If you’re currently looking for a job, you’re most likely facing a tough market. Unemployment rates are high, and people in all kinds of professions are actively looking for work. Today’s job market is a saturated and competitive place. Factors that used to give applicants an edge may not set you apart the way they did in the past. The percentage of Americans with university degrees is at an all-time high of 40.4%, and expected to hit 60% by 2025. However educated, qualified, and motivated you might be, you’re vying against hundreds of other people exactly like you.
If you ask an HR professional or a hiring manager, they’ll tell you that for any given job opening, they may find themselves sifting through as many as 200 applications. Many of the applicants are equally qualified, further compounding the issue. This, of course, is if you’re lucky enough for a human being to actually see your resume in the first place.
Many employers, especially midsize and larger companies, use software to screen out unqualified candidates. This makes the process of shortlisting candidates easier for HR personnel, who might otherwise be overwhelmed by hundreds of resumes. However, for job seekers, this situation isn’t ideal. If you’re applying to a company that isn’t a small local business, your carefully crafted resume may never actually be read.
Whether software is screening out your resume, or it just isn’t catching the attention of an overworked HR professional, these tips can help you maximize the possibility that your resume will actually make it into the hands of a person who will read it.
Optimize Your Resume with the Right Keywords
Most larger companies use software programs to screen resumes. The goal of these programs is to weed out unqualified candidates ahead of time. Unfortunately, these programs aren’t exactly perfect. They’re not human beings, so their abilities are limited by their programming. In most cases, these software programs look for certain keywords that signify that you’re the kind of candidate they’re looking for.
If you’re like most sensible people, you’ve written your resume for humans. However, if you’re going to have a chance in today’s crowded market, you also need to take the machines into consideration. The screening software will be your first barrier, and to make it through, you need the right keywords.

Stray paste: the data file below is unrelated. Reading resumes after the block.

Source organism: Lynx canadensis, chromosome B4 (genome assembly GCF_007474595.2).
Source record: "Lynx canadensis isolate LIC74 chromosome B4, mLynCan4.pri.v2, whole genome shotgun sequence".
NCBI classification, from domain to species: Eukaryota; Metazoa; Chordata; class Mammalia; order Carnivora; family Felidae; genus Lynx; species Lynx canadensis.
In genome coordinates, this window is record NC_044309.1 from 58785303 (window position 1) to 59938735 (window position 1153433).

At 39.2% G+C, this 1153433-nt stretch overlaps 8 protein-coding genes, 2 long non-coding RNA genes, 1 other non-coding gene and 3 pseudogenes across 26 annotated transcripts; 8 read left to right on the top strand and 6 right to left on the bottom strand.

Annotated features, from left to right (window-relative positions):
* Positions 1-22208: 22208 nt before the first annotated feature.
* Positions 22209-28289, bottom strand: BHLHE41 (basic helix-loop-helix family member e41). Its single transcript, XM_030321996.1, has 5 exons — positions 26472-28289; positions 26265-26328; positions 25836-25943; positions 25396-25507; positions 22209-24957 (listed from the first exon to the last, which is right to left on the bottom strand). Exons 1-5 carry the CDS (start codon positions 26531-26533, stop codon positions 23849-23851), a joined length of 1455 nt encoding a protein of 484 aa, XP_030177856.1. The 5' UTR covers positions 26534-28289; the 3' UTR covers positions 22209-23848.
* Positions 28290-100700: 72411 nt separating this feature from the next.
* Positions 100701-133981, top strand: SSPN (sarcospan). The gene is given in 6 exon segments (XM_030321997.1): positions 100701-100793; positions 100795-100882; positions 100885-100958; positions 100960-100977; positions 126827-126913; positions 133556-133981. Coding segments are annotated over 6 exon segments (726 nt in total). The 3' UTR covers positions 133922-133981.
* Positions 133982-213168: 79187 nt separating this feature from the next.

To find the keywords, start by looking at the job description. What words are used? If you look closely, you’ll notice common keywords that are shared between the listings for similar job positions. Job titles and positions often function as main keywords. The company may be screening for someone who previously filled a certain similar role. Having a matching title in your resume can give you a key advantage in getting past the filters. For example, if you’re applying for a “Marketing Director” position similar to your last job, make sure you use those words in your resume. If you’re applying for a job as an “Administrative Assistant,” don’t label your last job as “Secretary.”
It can also help to use synonyms, like common industry acronyms. Using “PR” as well as “Public Relations,” or “OBGYN” as well as “obstetrics and gynecology,” might actually give you a slight advantage. The more you strategically place keywords in your resume, the better.
Sending a Resume Directly? Get in Early
Not all companies use software to screen resumes for keywords. If you’re applying to a smaller business, you may be able to send your resume directly in an email attachment. Unfortunately, their hiring managers are often inundated with countless resumes, especially in populous areas. This is common when a small business creates a listing on a platform like Craigslist, especially for high-competition positions like Administrative Assistant.
It pays to focus on job listings that were posted as recently as possible– ideally, within the last 48 hours. That isn’t to say that you shouldn’t apply if your dream job was listed a week ago. But as time passes, your chances of having your resume seen will greatly diminish. Even in the absence of screening software, busy managers don’t have time to read through each and every resume when there are over 200 applications in their inbox. If you’re doing it right, you’re tailoring your resume and creating a thoughtful cover letter for each job application.
Don’t Give Up
The level of competition in today’s job market is unprecedented. In fact, government statistics show that quite a few unemployed people have simply given up on trying to find a job. Between unthinking algorithms that weed you out, and hundreds of competitors for a single job position, it’s tough out there. Keep tweaking your resume. Keep experimenting with keywords. Keep sending out as many resumes as you can. By optimizing your resume and applying to jobs as soon as possible, you can maximize the odds of a human being actually looking at your application.